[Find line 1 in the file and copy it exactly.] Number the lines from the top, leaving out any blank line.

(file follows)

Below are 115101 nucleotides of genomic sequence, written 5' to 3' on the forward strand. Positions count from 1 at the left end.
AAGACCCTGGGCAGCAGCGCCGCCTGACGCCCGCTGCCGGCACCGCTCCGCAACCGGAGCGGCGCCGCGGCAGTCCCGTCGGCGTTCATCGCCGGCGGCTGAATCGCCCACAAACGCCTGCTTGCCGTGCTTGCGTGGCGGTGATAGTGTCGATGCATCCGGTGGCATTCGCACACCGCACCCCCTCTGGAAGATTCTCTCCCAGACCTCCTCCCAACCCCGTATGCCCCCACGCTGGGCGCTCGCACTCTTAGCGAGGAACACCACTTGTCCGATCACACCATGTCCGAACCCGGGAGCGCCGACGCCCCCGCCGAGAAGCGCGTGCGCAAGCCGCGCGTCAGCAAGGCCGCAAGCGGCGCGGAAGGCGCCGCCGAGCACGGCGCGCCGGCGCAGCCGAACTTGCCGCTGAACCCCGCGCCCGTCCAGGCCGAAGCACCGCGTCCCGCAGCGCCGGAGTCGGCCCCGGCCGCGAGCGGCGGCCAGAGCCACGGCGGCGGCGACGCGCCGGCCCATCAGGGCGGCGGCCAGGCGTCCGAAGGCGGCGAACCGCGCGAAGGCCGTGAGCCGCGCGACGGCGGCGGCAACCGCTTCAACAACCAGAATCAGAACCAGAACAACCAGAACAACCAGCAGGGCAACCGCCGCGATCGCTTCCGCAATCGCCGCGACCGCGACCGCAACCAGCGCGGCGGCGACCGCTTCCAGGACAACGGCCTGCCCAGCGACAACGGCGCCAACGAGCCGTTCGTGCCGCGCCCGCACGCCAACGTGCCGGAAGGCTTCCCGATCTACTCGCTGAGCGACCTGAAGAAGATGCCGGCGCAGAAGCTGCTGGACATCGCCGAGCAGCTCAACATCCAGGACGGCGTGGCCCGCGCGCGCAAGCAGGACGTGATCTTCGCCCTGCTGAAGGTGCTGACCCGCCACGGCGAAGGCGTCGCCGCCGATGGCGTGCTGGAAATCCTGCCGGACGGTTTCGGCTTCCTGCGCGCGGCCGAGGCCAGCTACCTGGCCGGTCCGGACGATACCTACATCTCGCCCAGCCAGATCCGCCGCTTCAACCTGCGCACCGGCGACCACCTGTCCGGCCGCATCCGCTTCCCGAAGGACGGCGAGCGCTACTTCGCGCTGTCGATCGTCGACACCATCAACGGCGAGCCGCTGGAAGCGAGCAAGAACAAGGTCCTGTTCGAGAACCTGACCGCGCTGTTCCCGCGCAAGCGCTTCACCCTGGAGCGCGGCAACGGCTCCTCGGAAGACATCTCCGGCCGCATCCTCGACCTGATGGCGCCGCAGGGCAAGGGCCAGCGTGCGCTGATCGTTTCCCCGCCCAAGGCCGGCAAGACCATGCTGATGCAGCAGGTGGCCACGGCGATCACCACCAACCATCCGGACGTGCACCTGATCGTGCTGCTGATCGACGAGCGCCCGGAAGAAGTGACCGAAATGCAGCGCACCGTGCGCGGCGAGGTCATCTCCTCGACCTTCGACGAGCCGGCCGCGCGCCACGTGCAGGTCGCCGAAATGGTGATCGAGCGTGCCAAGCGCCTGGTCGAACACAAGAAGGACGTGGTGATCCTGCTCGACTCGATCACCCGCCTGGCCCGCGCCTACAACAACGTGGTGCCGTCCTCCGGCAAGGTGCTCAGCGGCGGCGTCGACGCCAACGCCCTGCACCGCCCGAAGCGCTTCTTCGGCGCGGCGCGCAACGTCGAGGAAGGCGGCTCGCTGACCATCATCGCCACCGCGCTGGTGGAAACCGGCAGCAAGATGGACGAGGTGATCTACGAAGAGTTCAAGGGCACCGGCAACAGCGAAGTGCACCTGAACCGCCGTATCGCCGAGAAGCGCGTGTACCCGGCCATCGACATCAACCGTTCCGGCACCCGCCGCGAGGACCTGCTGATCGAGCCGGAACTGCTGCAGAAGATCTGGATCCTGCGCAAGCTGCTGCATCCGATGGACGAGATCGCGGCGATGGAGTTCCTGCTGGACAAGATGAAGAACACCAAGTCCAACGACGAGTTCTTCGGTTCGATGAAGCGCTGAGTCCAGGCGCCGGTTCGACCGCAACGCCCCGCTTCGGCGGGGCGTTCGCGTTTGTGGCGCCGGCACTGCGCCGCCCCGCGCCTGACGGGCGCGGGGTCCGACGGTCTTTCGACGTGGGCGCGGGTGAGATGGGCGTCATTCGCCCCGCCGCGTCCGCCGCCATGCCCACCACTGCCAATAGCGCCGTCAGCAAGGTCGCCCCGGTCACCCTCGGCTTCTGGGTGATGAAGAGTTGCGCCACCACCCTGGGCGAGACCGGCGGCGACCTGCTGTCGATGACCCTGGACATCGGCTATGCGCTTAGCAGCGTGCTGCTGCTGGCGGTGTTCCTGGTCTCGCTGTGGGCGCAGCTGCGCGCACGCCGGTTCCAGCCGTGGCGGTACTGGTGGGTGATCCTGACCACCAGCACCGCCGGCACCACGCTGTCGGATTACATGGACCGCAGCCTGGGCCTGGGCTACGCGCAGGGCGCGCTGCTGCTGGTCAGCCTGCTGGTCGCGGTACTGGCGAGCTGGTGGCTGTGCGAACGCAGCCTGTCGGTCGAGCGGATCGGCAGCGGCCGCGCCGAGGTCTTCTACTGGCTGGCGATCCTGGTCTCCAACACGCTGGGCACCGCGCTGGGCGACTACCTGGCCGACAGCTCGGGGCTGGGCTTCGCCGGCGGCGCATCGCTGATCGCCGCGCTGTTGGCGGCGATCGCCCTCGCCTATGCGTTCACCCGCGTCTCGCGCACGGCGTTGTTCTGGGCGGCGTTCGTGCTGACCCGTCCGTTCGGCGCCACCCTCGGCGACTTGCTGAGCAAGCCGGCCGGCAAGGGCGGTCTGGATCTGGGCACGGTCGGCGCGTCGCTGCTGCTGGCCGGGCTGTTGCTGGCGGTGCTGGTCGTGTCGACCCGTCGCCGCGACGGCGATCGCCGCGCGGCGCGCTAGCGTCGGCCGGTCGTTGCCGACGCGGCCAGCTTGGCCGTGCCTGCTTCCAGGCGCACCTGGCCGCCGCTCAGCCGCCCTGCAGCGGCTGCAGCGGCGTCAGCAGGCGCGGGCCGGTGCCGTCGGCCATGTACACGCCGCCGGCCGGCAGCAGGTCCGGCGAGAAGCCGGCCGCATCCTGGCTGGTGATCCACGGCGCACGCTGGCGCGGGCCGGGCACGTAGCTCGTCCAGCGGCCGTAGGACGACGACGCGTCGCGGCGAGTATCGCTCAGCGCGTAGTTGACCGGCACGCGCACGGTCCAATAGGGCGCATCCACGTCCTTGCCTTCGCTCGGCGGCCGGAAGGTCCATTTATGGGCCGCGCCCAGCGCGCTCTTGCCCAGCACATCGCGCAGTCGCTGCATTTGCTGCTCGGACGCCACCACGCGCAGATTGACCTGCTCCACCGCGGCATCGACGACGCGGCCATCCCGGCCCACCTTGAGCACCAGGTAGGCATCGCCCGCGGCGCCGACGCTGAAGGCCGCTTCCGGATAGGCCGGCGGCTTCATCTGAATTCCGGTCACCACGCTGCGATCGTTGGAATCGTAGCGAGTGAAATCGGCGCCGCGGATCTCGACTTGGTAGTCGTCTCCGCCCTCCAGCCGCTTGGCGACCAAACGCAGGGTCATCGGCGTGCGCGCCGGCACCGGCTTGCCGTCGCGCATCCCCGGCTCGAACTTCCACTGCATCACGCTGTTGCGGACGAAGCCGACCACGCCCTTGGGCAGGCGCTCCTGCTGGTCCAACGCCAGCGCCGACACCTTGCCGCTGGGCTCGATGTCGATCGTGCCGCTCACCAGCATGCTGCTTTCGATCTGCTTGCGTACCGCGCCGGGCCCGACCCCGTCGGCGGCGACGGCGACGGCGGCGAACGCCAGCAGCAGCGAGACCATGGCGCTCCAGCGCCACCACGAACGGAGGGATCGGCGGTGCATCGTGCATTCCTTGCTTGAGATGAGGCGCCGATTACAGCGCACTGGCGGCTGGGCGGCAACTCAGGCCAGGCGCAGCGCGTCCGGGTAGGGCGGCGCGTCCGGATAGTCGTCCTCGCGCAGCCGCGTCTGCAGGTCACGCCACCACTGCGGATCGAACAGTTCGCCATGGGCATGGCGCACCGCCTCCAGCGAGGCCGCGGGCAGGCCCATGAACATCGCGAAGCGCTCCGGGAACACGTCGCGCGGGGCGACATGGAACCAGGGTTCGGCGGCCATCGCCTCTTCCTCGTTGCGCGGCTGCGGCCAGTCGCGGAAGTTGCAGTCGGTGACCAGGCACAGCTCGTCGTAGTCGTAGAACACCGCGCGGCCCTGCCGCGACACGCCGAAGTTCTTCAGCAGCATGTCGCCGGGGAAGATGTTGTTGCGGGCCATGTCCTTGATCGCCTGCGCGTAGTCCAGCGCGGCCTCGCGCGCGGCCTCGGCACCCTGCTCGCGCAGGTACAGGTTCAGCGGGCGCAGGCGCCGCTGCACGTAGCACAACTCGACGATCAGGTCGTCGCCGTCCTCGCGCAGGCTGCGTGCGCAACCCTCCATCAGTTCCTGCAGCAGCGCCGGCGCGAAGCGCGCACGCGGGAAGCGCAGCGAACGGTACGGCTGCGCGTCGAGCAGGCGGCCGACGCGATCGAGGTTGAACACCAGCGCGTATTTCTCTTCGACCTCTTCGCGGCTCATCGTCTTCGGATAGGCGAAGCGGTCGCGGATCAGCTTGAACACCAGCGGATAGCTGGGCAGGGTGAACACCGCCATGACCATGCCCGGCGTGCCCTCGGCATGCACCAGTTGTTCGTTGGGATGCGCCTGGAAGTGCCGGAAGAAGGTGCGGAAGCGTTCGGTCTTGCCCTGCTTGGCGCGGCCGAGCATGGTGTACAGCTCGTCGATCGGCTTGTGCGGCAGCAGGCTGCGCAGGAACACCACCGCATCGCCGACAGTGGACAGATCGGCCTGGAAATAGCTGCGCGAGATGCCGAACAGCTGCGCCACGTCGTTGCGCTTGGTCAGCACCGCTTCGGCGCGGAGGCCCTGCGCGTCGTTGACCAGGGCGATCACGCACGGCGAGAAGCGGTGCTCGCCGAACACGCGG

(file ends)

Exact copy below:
Below are 115101 nucleotides of genomic sequence, written 5' to 3' on the forward strand. Positions count from 1 at the left end.